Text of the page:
Jan 2015 - May 2015
Interaction Design / Arduino Programming / Circuitry / Installation Design
Zach Ahmed / Tiara Bucci / Kyle Gapulan / Matthiew Vaccariello
This interactive sculpture was my final project for the Interactive Media Arts program at Dawson College. My team wanted to make an interactive sculpture that would engage viewers in a public space by being interactive and playful.
The brief was to come up with a project that was interactive or recative to be put on display somewhere on campus for students to view or interact with.
Being the final for an interactive arts program, the only constraints that were given to us were that the project had to be interactive and leverage some kind of technology for it to be considered for display. We also discovered that our budget was another constraint since the
Since I was going to be doing the programming, we were going back and forth between either using a twitter API or an arduino to run the interactions. In the end we decided that we wanted our viewrs to be able to interct directly with our sculpture so we chose to use the arduino. With the arduino we wanted to make the cloud light up in various places to simulate lightning, and to do it we decided on using capacitive touch sensors to detect when a user would touch the sculpture.
Once we had an idea of what we were going make, we had to decide on what materials to use. Since this piece would be on display in public, we had to use materials that would be durable enough to withstand use, while also being budget friendly and eco-conscious. We found scraps of sheet metal from the metal shop that we used as the stem, and repurposed a wooden base from another project to house the arduino and power-supply. For the could itself, we decided on using polester stuffing and chicken-wire to mould the cloud cells.
We powered the cloud using an Arduino Mega, three capacitive-touch sensors and approximately 75 white leds. To actute the capacitive sensors, we decided to use metal washers we found and attached them to wires hanging from the cloud. This gave us a conductive material for users to touch, and the wires resembled rain.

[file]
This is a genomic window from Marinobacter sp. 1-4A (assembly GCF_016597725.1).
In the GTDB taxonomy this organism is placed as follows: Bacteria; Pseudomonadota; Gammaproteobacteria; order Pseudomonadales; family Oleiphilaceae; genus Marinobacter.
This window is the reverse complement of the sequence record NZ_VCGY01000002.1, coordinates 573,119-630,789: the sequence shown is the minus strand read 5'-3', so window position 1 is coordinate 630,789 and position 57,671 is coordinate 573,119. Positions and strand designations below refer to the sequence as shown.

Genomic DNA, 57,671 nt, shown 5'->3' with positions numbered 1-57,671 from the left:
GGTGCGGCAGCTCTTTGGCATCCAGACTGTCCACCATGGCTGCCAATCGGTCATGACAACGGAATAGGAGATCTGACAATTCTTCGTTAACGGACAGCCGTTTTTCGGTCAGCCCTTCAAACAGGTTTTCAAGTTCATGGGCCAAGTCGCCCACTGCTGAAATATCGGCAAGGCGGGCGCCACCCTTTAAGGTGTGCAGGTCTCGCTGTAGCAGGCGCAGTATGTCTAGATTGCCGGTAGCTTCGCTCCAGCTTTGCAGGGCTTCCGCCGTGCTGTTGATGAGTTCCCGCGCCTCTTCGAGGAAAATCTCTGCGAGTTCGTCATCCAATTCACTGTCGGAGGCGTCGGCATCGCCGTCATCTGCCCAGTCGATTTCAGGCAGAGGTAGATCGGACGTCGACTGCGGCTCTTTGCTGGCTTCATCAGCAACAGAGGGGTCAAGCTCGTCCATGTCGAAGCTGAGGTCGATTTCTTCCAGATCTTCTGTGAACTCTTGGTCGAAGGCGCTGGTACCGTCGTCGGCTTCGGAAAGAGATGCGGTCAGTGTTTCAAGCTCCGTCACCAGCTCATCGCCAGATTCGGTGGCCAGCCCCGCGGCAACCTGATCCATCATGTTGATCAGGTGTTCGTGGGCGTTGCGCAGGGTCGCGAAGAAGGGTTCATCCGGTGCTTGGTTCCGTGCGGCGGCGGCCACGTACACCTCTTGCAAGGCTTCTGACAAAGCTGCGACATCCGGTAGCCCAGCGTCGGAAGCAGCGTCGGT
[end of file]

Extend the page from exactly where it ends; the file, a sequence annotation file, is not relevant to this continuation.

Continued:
After assembling all the materials we got to work on the build. I delegated shaping and putting together the frame to my other team-mates while I worked on the Arduino code. In between coding and shaping sessions we worked on soldering the LEDs into various groups that would be lit up when touched. To add a surprise factor, I added a function in the code so that after a certain number of touches, the cloud cells would flash in a random order.
As a team we were really happy with how our cloud turned out. The scuplture worked as anticipated and was placed in the main cafeteria of Dawson college, where it got a lot of use from students and faculty alike. I'm proud of this project because I learned a lot while making it and it was my first big project where I worked with the Arduino platform.
We got great feedback from our profs, and other faculty in the school, and it even won a 'best in class' award, but there's always room for improvement. If I were to do it again with the skills that I have now, I would make the intraction more complex rather than touching a metal washer and having the same outcome most of the time.